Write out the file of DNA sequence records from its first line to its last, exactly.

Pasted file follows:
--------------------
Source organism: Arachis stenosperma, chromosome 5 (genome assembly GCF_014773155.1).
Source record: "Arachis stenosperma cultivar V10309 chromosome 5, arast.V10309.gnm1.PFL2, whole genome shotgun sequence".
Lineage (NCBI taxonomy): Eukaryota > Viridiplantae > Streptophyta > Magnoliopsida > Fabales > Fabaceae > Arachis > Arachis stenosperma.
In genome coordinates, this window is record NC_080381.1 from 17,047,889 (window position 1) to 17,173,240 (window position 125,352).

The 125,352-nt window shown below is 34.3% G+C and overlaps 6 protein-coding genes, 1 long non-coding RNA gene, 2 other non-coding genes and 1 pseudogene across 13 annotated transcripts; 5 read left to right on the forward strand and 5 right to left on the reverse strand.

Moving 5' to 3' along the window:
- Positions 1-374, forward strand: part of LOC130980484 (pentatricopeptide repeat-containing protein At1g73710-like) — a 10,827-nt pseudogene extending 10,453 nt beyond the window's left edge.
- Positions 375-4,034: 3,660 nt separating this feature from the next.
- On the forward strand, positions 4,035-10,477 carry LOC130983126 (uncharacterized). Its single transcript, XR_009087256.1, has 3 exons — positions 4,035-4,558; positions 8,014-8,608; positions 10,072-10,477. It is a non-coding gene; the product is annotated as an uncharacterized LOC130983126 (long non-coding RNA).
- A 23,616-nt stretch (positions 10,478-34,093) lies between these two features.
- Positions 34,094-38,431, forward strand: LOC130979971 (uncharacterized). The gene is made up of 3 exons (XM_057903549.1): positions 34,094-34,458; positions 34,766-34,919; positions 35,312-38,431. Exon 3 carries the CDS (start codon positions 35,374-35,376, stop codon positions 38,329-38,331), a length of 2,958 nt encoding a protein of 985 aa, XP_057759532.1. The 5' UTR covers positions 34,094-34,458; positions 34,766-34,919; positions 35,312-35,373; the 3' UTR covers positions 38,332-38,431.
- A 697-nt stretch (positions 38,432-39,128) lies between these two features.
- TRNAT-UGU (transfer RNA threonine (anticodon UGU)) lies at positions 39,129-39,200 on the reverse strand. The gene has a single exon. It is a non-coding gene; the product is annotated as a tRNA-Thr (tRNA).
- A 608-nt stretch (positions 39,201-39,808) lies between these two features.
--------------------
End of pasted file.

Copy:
Source organism: Arachis stenosperma, chromosome 5 (genome assembly GCF_014773155.1).
Source record: "Arachis stenosperma cultivar V10309 chromosome 5, arast.V10309.gnm1.PFL2, whole genome shotgun sequence".
Lineage (NCBI taxonomy): Eukaryota > Viridiplantae > Streptophyta > Magnoliopsida > Fabales > Fabaceae > Arachis > Arachis stenosperma.
In genome coordinates, this window is record NC_080381.1 from 17,047,889 (window position 1) to 17,173,240 (window position 125,352).

The 125,352-nt window shown below is 34.3% G+C and overlaps 6 protein-coding genes, 1 long non-coding RNA gene, 2 other non-coding genes and 1 pseudogene across 13 annotated transcripts; 5 read left to right on the forward strand and 5 right to left on the reverse strand.

Moving 5' to 3' along the window:
- Positions 1-374, forward strand: part of LOC130980484 (pentatricopeptide repeat-containing protein At1g73710-like) — a 10,827-nt pseudogene extending 10,453 nt beyond the window's left edge.
- Positions 375-4,034: 3,660 nt separating this feature from the next.
- On the forward strand, positions 4,035-10,477 carry LOC130983126 (uncharacterized). Its single transcript, XR_009087256.1, has 3 exons — positions 4,035-4,558; positions 8,014-8,608; positions 10,072-10,477. It is a non-coding gene; the product is annotated as an uncharacterized LOC130983126 (long non-coding RNA).
- A 23,616-nt stretch (positions 10,478-34,093) lies between these two features.
- Positions 34,094-38,431, forward strand: LOC130979971 (uncharacterized). The gene is made up of 3 exons (XM_057903549.1): positions 34,094-34,458; positions 34,766-34,919; positions 35,312-38,431. Exon 3 carries the CDS (start codon positions 35,374-35,376, stop codon positions 38,329-38,331), a length of 2,958 nt encoding a protein of 985 aa, XP_057759532.1. The 5' UTR covers positions 34,094-34,458; positions 34,766-34,919; positions 35,312-35,373; the 3' UTR covers positions 38,332-38,431.
- A 697-nt stretch (positions 38,432-39,128) lies between these two features.
- TRNAT-UGU (transfer RNA threonine (anticodon UGU)) lies at positions 39,129-39,200 on the reverse strand. The gene has a single exon. It is a non-coding gene; the product is annotated as a tRNA-Thr (tRNA).
- A 608-nt stretch (positions 39,201-39,808) lies between these two features.